While modern medical science may continue arguing over the evidence, I know my hair never looks better than it does after a well-oiled wash. Or that nothing quite gives me that lit-from-within glow than a massage with my favourite face oil. Or that the best sleep is guaranteed after a relaxing foot massage with an essential oil.
The idea of using a rare oil in your beauty routine is not simply a luxury by virtue of its ingredients, but also because it affords you time for yourself, to do something for yourself. And what better act of self-love could there be?
About the author
Shweta Vepa Vyas is a leading journalist and editor who in her career spanning almost two decades has been associated with some of the most influential Indian and international publications. Having started her career with print, she’s now also a prominent voice in the digital lifestyle and beauty space. Apart from her editorial roles, she’s also held senior positions in advertising and digital marketing. Given her passion for beauty and her association with various global brands, she has acquired an in-depth understanding of the beauty industry and the Indian audiences.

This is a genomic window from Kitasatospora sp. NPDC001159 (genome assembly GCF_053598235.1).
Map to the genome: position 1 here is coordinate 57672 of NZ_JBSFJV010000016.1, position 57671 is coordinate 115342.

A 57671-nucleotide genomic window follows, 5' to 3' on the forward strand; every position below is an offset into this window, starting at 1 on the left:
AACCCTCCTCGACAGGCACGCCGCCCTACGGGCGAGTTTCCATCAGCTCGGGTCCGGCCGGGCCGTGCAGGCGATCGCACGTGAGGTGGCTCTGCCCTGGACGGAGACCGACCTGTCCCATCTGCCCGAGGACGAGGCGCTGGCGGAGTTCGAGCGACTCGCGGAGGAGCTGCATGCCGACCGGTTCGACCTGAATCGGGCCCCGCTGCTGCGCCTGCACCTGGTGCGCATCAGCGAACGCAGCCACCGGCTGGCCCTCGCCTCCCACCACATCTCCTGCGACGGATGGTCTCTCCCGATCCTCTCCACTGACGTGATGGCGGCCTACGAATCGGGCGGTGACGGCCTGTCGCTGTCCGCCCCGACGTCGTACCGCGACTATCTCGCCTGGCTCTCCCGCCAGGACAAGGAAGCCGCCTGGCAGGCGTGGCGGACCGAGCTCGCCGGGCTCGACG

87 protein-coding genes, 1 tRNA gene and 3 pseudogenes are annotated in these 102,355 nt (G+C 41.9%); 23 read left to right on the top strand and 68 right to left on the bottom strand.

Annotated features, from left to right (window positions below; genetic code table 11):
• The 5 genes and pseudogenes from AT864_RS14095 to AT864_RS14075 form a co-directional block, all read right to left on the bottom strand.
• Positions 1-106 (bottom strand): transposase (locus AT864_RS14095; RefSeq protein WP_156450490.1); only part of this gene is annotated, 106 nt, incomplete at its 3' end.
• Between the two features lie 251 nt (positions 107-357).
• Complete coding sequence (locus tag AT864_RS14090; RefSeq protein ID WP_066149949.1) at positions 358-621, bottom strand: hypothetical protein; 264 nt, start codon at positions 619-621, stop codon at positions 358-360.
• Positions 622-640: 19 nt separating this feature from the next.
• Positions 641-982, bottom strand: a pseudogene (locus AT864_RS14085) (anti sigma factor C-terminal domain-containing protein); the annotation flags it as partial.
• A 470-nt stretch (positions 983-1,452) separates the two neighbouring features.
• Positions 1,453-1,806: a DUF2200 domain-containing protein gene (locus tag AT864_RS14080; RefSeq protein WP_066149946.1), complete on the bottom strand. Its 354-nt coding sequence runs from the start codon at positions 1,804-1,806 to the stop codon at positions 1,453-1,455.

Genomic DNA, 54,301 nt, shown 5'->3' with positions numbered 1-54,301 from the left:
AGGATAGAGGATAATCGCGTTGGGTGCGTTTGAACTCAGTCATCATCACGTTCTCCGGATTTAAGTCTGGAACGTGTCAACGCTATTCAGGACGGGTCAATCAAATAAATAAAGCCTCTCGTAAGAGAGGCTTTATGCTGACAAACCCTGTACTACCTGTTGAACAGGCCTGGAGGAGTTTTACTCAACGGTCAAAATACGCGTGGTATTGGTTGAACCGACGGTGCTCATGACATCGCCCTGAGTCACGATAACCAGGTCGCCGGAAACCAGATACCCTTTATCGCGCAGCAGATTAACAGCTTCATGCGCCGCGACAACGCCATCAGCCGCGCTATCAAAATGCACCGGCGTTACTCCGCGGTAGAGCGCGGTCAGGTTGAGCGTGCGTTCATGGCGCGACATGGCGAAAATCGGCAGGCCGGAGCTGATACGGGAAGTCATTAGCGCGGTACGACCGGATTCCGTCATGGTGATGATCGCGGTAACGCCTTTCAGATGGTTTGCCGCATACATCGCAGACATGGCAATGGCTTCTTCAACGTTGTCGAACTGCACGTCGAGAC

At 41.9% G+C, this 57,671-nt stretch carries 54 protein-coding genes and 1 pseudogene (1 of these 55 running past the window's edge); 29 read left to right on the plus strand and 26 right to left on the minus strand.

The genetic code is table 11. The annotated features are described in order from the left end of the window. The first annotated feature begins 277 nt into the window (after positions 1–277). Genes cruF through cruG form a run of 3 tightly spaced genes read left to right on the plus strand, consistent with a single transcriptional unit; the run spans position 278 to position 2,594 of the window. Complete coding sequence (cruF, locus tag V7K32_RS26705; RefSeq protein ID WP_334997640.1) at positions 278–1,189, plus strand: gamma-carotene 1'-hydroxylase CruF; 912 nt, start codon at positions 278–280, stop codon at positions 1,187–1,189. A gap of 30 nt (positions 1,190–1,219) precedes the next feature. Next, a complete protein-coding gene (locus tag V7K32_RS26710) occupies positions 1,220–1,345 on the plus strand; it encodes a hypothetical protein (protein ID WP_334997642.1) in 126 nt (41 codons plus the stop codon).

At the moment, she juggles her time between being a full-time mother and a contributor and consultant for beauty publications and brands—as and when her children permit it.